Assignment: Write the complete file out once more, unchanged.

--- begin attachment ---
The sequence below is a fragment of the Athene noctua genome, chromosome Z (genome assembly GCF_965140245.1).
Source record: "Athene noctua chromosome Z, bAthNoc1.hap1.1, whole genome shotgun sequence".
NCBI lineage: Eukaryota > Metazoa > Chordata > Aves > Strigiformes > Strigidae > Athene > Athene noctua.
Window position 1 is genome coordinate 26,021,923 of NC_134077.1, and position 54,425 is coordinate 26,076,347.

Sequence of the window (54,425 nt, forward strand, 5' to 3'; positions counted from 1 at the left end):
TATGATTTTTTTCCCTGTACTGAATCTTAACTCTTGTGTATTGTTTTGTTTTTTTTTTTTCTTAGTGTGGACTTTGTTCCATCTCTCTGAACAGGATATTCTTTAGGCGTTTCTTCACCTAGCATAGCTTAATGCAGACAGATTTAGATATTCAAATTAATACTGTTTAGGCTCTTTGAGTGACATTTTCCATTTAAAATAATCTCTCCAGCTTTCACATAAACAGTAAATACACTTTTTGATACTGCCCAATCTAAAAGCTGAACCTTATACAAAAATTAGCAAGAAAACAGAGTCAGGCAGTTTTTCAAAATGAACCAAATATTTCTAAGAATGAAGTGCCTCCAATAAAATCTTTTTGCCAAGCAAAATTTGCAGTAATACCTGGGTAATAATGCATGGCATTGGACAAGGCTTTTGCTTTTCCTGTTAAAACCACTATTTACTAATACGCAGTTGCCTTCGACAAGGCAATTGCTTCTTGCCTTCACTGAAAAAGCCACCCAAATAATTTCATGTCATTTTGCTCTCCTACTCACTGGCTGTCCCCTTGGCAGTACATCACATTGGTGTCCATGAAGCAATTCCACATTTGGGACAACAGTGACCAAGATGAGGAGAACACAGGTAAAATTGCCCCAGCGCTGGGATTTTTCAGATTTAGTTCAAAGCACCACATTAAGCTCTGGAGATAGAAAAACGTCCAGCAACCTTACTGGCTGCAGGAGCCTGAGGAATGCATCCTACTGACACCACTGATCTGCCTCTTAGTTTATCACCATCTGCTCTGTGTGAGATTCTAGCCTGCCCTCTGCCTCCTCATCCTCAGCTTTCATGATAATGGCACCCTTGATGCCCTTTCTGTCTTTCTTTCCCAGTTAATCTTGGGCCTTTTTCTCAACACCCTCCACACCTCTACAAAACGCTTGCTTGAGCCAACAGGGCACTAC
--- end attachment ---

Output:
The sequence below is a fragment of the Athene noctua genome, chromosome Z (genome assembly GCF_965140245.1).
Source record: "Athene noctua chromosome Z, bAthNoc1.hap1.1, whole genome shotgun sequence".
NCBI lineage: Eukaryota > Metazoa > Chordata > Aves > Strigiformes > Strigidae > Athene > Athene noctua.
Window position 1 is genome coordinate 26,021,923 of NC_134077.1, and position 54,425 is coordinate 26,076,347.

Sequence of the window (54,425 nt, forward strand, 5' to 3'; positions counted from 1 at the left end):
TATGATTTTTTTCCCTGTACTGAATCTTAACTCTTGTGTATTGTTTTGTTTTTTTTTTTTCTTAGTGTGGACTTTGTTCCATCTCTCTGAACAGGATATTCTTTAGGCGTTTCTTCACCTAGCATAGCTTAATGCAGACAGATTTAGATATTCAAATTAATACTGTTTAGGCTCTTTGAGTGACATTTTCCATTTAAAATAATCTCTCCAGCTTTCACATAAACAGTAAATACACTTTTTGATACTGCCCAATCTAAAAGCTGAACCTTATACAAAAATTAGCAAGAAAACAGAGTCAGGCAGTTTTTCAAAATGAACCAAATATTTCTAAGAATGAAGTGCCTCCAATAAAATCTTTTTGCCAAGCAAAATTTGCAGTAATACCTGGGTAATAATGCATGGCATTGGACAAGGCTTTTGCTTTTCCTGTTAAAACCACTATTTACTAATACGCAGTTGCCTTCGACAAGGCAATTGCTTCTTGCCTTCACTGAAAAAGCCACCCAAATAATTTCATGTCATTTTGCTCTCCTACTCACTGGCTGTCCCCTTGGCAGTACATCACATTGGTGTCCATGAAGCAATTCCACATTTGGGACAACAGTGACCAAGATGAGGAGAACACAGGTAAAATTGCCCCAGCGCTGGGATTTTTCAGATTTAGTTCAAAGCACCACATTAAGCTCTGGAGATAGAAAAACGTCCAGCAACCTTACTGGCTGCAGGAGCCTGAGGAATGCATCCTACTGACACCACTGATCTGCCTCTTAGTTTATCACCATCTGCTCTGTGTGAGATTCTAGCCTGCCCTCTGCCTCCTCATCCTCAGCTTTCATGATAATGGCACCCTTGATGCCCTTTCTGTCTTTCTTTCCCAGTTAATCTTGGGCCTTTTTCTCAACACCCTCCACACCTCTACAAAACGCTTGCTTGAGCCAACAGGGCACTAC